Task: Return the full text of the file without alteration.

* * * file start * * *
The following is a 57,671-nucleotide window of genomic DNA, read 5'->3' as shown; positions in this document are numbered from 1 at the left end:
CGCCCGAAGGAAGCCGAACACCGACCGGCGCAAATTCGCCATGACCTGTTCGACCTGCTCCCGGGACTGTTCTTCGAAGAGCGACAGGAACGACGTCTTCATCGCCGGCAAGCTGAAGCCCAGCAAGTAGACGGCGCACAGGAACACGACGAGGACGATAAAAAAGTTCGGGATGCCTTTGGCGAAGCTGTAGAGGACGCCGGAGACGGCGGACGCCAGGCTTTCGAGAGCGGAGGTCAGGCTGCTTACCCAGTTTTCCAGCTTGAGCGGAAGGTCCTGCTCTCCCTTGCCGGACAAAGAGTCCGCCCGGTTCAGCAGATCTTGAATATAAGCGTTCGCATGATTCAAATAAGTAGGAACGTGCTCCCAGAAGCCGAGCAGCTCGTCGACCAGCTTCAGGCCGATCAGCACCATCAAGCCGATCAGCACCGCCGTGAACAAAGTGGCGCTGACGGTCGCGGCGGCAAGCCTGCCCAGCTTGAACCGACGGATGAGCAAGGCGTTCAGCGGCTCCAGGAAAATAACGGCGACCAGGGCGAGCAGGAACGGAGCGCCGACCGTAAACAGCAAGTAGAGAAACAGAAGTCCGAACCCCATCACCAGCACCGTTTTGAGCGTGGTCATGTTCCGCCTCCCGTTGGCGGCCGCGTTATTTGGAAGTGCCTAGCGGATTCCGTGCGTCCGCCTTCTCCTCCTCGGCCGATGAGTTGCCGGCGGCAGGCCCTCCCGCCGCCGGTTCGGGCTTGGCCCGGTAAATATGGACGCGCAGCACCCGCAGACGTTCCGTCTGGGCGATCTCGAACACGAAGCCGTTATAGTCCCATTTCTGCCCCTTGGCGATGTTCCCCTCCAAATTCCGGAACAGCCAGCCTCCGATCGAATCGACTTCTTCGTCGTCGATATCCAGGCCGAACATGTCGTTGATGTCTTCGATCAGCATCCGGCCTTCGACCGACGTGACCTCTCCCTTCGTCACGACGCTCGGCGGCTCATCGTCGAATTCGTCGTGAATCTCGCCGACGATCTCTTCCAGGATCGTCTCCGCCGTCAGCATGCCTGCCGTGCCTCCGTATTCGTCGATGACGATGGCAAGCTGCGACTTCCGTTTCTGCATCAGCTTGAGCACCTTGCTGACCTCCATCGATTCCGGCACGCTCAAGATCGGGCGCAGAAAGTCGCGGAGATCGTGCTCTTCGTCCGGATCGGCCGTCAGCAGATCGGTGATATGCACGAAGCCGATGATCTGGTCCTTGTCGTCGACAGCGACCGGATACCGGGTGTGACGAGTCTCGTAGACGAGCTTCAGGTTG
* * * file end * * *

The following is a 57,671-nucleotide window of genomic DNA, read 5'->3' as shown; positions in this document are numbered from 1 at the left end:
CGCCCGAAGGAAGCCGAACACCGACCGGCGCAAATTCGCCATGACCTGTTCGACCTGCTCCCGGGACTGTTCTTCGAAGAGCGACAGGAACGACGTCTTCATCGCCGGCAAGCTGAAGCCCAGCAAGTAGACGGCGCACAGGAACACGACGAGGACGATAAAAAAGTTCGGGATGCCTTTGGCGAAGCTGTAGAGGACGCCGGAGACGGCGGACGCCAGGCTTTCGAGAGCGGAGGTCAGGCTGCTTACCCAGTTTTCCAGCTTGAGCGGAAGGTCCTGCTCTCCCTTGCCGGACAAAGAGTCCGCCCGGTTCAGCAGATCTTGAATATAAGCGTTCGCATGATTCAAATAAGTAGGAACGTGCTCCCAGAAGCCGAGCAGCTCGTCGACCAGCTTCAGGCCGATCAGCACCATCAAGCCGATCAGCACCGCCGTGAACAAAGTGGCGCTGACGGTCGCGGCGGCAAGCCTGCCCAGCTTGAACCGACGGATGAGCAAGGCGTTCAGCGGCTCCAGGAAAATAACGGCGACCAGGGCGAGCAGGAACGGAGCGCCGACCGTAAACAGCAAGTAGAGAAACAGAAGTCCGAACCCCATCACCAGCACCGTTTTGAGCGTGGTCATGTTCCGCCTCCCGTTGGCGGCCGCGTTATTTGGAAGTGCCTAGCGGATTCCGTGCGTCCGCCTTCTCCTCCTCGGCCGATGAGTTGCCGGCGGCAGGCCCTCCCGCCGCCGGTTCGGGCTTGGCCCGGTAAATATGGACGCGCAGCACCCGCAGACGTTCCGTCTGGGCGATCTCGAACACGAAGCCGTTATAGTCCCATTTCTGCCCCTTGGCGATGTTCCCCTCCAAATTCCGGAACAGCCAGCCTCCGATCGAATCGACTTCTTCGTCGTCGATATCCAGGCCGAACATGTCGTTGATGTCTTCGATCAGCATCCGGCCTTCGACCGACGTGACCTCTCCCTTCGTCACGACGCTCGGCGGCTCATCGTCGAATTCGTCGTGAATCTCGCCGACGATCTCTTCCAGGATCGTCTCCGCCGTCAGCATGCCTGCCGTGCCTCCGTATTCGTCGATGACGATGGCAAGCTGCGACTTCCGTTTCTGCATCAGCTTGAGCACCTTGCTGACCTCCATCGATTCCGGCACGCTCAAGATCGGGCGCAGAAAGTCGCGGAGATCGTGCTCTTCGTCCGGATCGGCCGTCAGCAGATCGGTGATATGCACGAAGCCGATGATCTGGTCCTTGTCGTCGACAGCGACCGGATACCGGGTGTGACGAGTCTCGTAGACGAGCTTCAGGTTG